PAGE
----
Review: taking Tramadol and Prozac together


Summary

Drug interactions are reported among people who take Tramadol and Prozac together. This review analyzes the effectiveness and drug interactions between Tramadol and Prozac. It is created by eHealthMe based on reports of 2,435 people who take the same drugs from FDA and social media, and is updated regularly.

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Tramadol

Tramadol has active ingredients of tramadol hydrochloride. It is often used in pain. (latest outcomes from Tramadol 49,036 users)

Prozac

Prozac has active ingredients of fluoxetine hydrochloride. It is often used in depression. (latest outcomes from Prozac 45,637 users)

On Aug, 20, 2016

2,435 people who take Tramadol, Prozac are studied.


Number of reports submitted per year:

Tramadol and Prozac drug interactions.

Drug effectiveness over time:

Tramadol:
  • < 1 month: 15.0% - (4 of 26 people)
  • 1 - 6 months: 26.0% - (4 of 15 people)
  • 6 - 12 months: 28.0% - (4 of 14 people)
  • 1 - 2 years: 16.0% - (3 of 18 people)
  • 2 - 5 years: 27.0% - (5 of 18 people)
  • 5 - 10 years: 46.0% - (6 of 13 people)
  • 10+ years: 100.0% - (3 of 3 people)
  • not specified: 0.0% - (0 of 2 people)
Prozac:
  • < 1 month: 12.0% - (1 of 8 people)
  • 1 - 6 months: 25.0% - (6 of 24 people)
  • 6 - 12 months: 28.0% - (2 of 7 people)
  • 1 - 2 years: 36.0% - (8 of 22 people)
  • 2 - 5 years: 50.0% - (7 of 14 people)
  • 5 - 10 years: 50.0% - (10 of 20 people)
  • 10+ years: 58.0% - (10 of 17 people)
  • not specified: 50.0% - (1 of 2 people)

Drug effectiveness by gender:

Tramadol:
  • female: 22.0% - (19 of 84 people)
  • male: 40.0% - (10 of 25 people)
Prozac:
  • female: 42.0% - (37 of 88 people)
  • male: 30.0% - (8 of 26 people)

Drug effectiveness by age:

Tramadol:
  • 0-1: 0.0% - (0 of 1 people)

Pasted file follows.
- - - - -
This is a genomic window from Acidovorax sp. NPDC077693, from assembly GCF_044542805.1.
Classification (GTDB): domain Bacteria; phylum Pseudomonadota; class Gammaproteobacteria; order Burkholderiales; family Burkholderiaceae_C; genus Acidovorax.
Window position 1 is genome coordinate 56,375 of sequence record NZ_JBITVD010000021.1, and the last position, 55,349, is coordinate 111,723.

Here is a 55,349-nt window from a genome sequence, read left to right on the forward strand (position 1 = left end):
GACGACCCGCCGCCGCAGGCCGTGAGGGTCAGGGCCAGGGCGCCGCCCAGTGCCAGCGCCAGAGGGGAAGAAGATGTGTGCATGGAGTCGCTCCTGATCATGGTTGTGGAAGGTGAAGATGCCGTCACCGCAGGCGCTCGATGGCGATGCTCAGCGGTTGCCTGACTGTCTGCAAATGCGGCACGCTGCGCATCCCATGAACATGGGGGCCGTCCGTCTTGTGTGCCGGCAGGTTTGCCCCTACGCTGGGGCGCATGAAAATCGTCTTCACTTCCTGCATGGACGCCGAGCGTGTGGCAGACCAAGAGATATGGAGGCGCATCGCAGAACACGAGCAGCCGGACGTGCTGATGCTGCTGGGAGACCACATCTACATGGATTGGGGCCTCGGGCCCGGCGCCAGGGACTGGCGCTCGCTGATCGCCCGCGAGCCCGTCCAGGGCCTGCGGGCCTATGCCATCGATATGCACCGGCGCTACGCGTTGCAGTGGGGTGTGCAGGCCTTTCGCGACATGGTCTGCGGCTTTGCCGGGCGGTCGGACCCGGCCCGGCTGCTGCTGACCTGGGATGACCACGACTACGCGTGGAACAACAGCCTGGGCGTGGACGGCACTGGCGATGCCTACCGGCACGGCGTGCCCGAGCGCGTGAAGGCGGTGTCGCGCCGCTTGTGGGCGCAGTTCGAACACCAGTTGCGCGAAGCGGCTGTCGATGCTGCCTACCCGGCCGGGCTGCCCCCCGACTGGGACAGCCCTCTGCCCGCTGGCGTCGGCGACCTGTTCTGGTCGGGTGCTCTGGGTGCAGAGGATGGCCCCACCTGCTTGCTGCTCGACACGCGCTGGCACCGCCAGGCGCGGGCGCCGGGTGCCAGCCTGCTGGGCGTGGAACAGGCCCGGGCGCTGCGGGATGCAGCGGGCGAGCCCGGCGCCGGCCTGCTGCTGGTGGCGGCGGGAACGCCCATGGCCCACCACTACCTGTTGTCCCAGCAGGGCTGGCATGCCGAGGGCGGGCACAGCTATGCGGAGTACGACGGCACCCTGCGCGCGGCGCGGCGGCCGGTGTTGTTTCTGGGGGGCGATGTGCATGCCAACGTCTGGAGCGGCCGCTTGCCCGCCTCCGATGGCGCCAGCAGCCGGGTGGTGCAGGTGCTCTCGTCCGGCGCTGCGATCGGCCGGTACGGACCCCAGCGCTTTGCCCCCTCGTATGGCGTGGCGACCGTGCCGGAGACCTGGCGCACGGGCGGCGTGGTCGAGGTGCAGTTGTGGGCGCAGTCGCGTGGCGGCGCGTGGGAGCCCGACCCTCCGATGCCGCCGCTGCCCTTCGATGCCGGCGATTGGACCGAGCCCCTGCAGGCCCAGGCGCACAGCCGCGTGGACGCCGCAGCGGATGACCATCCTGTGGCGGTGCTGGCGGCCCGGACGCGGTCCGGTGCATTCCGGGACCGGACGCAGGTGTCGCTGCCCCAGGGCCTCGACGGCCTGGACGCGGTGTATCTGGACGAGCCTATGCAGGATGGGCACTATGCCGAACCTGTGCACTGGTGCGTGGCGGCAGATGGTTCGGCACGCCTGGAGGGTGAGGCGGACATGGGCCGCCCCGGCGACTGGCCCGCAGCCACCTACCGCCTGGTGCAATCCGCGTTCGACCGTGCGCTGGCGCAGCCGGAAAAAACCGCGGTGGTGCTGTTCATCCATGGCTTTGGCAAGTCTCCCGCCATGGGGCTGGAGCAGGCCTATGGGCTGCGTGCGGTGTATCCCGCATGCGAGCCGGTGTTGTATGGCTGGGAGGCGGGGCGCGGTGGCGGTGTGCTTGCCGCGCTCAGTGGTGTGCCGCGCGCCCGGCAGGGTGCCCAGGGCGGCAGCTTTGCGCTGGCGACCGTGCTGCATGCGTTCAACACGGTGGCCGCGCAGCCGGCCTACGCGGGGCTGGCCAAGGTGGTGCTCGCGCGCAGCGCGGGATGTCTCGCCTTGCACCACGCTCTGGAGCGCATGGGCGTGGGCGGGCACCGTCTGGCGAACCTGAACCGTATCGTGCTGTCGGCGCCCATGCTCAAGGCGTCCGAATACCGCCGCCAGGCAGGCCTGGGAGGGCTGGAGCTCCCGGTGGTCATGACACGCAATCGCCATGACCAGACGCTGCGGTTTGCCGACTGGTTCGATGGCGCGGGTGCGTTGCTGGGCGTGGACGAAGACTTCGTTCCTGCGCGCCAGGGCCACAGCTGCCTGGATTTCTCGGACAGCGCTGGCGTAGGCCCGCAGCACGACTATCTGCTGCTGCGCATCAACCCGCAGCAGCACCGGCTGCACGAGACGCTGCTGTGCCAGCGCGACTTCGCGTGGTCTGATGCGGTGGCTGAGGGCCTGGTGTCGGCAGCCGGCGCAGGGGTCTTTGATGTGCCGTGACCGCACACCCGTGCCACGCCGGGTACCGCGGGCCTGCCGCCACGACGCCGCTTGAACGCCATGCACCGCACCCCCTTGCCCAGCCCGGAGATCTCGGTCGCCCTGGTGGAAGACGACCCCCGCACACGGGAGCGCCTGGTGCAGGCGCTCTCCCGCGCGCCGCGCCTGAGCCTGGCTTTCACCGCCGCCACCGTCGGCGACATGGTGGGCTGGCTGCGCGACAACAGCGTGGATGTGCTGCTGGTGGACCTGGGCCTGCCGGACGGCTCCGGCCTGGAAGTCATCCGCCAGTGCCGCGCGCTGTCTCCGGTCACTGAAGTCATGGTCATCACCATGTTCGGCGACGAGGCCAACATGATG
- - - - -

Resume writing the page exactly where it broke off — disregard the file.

• 2-9: 0.0% - (0 of 0 people)
  • 10-19: 0.0% - (0 of 2 people)
  • 20-29: 40.0% - (4 of 10 people)
  • 30-39: 30.0% - (6 of 20 people)
  • 40-49: 31.0% - (11 of 35 people)
  • 50-59: 14.0% - (4 of 28 people)
  • 60+: 30.0% - (4 of 13 people)
Prozac:
  • 0-1: 0.0% - (0 of 1 people)
  • 2-9: 0.0% - (0 of 0 people)
  • 10-19: 33.0% - (1 of 3 people)
  • 20-29: 66.0% - (8 of 12 people)
  • 30-39: 34.0% - (8 of 23 people)
  • 40-49: 47.0% - (16 of 34 people)
  • 50-59: 24.0% - (7 of 29 people)
  • 60+: 41.0% - (5 of 12 people)

Most common drug interactions over time *:

< 1 month:
  • hallucination
  • nausea
  • anaemia
  • cardiac arrest
  • hypokalaemia
  • malnutrition
  • memory impairment
  • oedema peripheral
  • thrombocytopenia
  • tremor
1 - 6 months:
  • pain
  • joint sprain
  • anxiety
  • depression
  • cholestasis
  • cyanosis
  • emotional distress
  • hepatitis
  • peripheral ischaemia
  • abdominal pain upper
6 - 12 months:
  • pancreatitis chronic
  • convulsion
  • increased tendency to bruise
  • tremor
  • abnormal weight gain
  • appetite increased
  • bone pain
  • decreased activity
  • decreased interest
  • diarrhoea
1 - 2 years:
  • hypertension
  • depression
  • hypoaesthesia
  • muscular weakness
  • pain in extremity
  • convulsion
  • completed suicide
  • hypoglycaemia
  • memory impairment